More respect for chickenpox, please

I was in grade school when I came down with chickenpox. I don’t remember much about it, other than being itchy and uncomfortable.

This was long before a chickenpox vaccine was developed. Back then, the majority of kids had the disease by the time they were in their teens. If a vaccine had been available, I suspect many parents would have gladly agreed to it in order to avoid the illness and misery.

It’s an entirely different ballgame now. Most younger adults have grown up with little or no firsthand experience of childhood diseases, such as measles, chickenpox and whooping cough, that once were common. There’s less trust in vaccines and more worries about vaccine safety.

When you put all these factors together, they can result in some questionable decision-making, of which so-called chickenpox parties are a prime example. In fact, health officials are so concerned about the pox-party trend that they’ve been speaking out; the latest warning came last week from the Minnesota Medical Association.

Chickenpox parties are nothing new. For those who don’t know, a chickenpox party involves bringing children together with a child who has the disease, in hopes the exposure will make everyone sick so they can get the disease over with and be naturally immunized for life. At one time, they were seen as somewhat of a convenience, allowing parents to plan for a child’s illness and to have their child contract the disease earlier in life, when chickenpox tends to be milder. But since the mid-1990s, when the chickenpox vaccine was introduced, another element has entered the discussion: fears about the vaccine and the belief that it’s safer for children to acquire natural immunity from the disease itself.

The chickenpox party is a controversial practice. Many people see it as unnecessarily risky. Others see nothing wrong with it.

What’s not exactly clear is why chickenpox doesn’t seem to inspire the same level of caution in many people as other infectious diseases do – influenza, for instance, or whooping cough.

A little background on chickenpox:

It’s caused by the varicella zoster virus, a member of the herpes virus family. There are records of it as far back as ancient Babylonian times. It was first formally identified by a 9th-century Persian scientist. Despite its name, it doesn’t have anything to do with chickens nor is it related to smallpox.

Modern-day Americans tend to regard it as a non-serious disease – and for the most part, it usually is. But this fact shouldn’t obscure the complications that can come with chickenpox. Teenagers and adults who get chickenpox can become severely ill. Complications include pneumonia, encephalitis and secondary bacterial infection of the soft tissues. The disease can be especially serious among women who are late in pregnancy or individuals who are immune-compromised. It’s worth noting that chickenpox, along with measles, smallpox and venereal disease, was among the diseases brought by early colonists to the Americas, decimating a native Indian population that had never been exposed and hence was defenseless.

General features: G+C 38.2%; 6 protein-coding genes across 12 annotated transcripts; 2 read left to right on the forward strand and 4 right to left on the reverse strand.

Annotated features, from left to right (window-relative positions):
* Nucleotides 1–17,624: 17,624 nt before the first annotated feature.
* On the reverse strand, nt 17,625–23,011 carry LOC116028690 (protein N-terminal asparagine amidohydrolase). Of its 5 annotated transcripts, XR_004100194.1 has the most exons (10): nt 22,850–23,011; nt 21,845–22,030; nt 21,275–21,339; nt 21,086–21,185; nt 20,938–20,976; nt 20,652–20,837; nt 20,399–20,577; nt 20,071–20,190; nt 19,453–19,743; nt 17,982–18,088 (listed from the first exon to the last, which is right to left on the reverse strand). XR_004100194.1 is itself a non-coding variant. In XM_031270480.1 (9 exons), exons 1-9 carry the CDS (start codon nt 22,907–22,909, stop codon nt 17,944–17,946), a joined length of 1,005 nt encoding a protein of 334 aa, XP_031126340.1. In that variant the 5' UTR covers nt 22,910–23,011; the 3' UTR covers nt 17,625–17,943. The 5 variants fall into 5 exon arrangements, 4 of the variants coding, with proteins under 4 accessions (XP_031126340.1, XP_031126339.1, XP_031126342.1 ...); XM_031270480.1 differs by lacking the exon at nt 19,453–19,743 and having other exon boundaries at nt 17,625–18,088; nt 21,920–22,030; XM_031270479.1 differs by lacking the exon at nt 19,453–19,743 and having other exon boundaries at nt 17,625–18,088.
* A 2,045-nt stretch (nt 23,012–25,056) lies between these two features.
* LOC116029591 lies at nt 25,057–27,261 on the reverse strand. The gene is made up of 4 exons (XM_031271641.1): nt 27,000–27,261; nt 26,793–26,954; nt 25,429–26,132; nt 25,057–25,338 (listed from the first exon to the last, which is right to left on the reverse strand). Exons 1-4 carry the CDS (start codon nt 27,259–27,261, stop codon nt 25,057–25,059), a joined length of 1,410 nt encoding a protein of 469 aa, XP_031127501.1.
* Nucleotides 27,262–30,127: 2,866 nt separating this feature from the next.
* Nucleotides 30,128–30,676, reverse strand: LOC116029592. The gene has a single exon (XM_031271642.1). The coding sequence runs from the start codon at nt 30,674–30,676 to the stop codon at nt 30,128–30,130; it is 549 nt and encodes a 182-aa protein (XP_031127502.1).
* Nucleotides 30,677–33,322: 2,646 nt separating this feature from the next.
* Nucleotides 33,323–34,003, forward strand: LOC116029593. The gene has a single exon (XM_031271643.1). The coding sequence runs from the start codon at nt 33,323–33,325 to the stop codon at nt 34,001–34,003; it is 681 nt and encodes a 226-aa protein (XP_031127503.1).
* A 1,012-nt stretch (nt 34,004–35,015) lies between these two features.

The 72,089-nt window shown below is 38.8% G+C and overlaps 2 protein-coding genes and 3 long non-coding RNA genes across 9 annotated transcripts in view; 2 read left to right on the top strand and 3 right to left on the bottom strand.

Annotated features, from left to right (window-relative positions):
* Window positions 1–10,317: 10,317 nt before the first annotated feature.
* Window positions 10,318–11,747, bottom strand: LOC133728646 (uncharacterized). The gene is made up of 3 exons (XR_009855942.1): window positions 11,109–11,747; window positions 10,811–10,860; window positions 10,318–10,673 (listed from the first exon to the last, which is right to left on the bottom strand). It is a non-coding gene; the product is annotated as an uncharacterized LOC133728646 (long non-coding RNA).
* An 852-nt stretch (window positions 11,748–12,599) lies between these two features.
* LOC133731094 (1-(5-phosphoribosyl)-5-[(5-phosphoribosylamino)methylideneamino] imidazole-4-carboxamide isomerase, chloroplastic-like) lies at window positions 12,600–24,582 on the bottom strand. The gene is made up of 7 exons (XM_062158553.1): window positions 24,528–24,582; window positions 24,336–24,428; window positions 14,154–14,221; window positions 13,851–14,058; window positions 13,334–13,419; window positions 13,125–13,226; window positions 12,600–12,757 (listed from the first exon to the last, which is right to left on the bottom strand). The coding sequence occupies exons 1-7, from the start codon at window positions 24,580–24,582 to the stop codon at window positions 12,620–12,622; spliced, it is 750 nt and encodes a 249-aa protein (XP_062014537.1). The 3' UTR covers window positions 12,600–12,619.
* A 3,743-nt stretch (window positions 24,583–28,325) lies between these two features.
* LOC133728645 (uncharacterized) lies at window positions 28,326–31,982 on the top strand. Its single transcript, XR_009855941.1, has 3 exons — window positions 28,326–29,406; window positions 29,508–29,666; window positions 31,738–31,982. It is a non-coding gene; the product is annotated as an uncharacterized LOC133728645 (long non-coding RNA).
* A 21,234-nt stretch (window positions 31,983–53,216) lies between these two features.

Before the chickenpox vaccine became available in the mid-1990s, there used to be 4 million cases of chickenpox in the U.S. each year, according to the U.S. Centers for Disease Control and Prevention. Chickenpox resulted in 10,500 to 13,000 hospitalizations each year and 100 to 150 deaths. Vaccination has lowered the number of hospitalizations by 71 percent and the number of deaths among children and teens younger than age 20 by 97 percent. Public health officials worry this trend might be reversed if growing numbers of parents decide to skip the chickenpox vaccine.

For what it’s worth, you can find pediatricians and nurses who don’t think it’s essential to vaccinate children against chickenpox. Based on early experience, the vaccine was about 85 percent effective at preventing the disease. Many states now recommend a second dose of vaccine, which has been found to boost its effectiveness to better than 95 percent. But there continues to be debate on how well the vaccine truly works or how long it stays effective. In view of the fact that the vaccine has been in use for less than two decades, it will take time for research to help answer these questions more definitively. In the meantime, there’s bound to be confusion and conflicting opinions.

No one can force parents to vaccinate their children. Health decisions are among the most personal decisions we make. When infectious disease is involved, however, there’s a case to be made for protecting the health of the whole community. Chickenpox is not always the mild, harmless disease that many people think it is, and deliberate exposure at a chickenpox party can have unplanned, unintended consequences. Chickenpox could use a little more respect.

Photo: Wikimedia Commons

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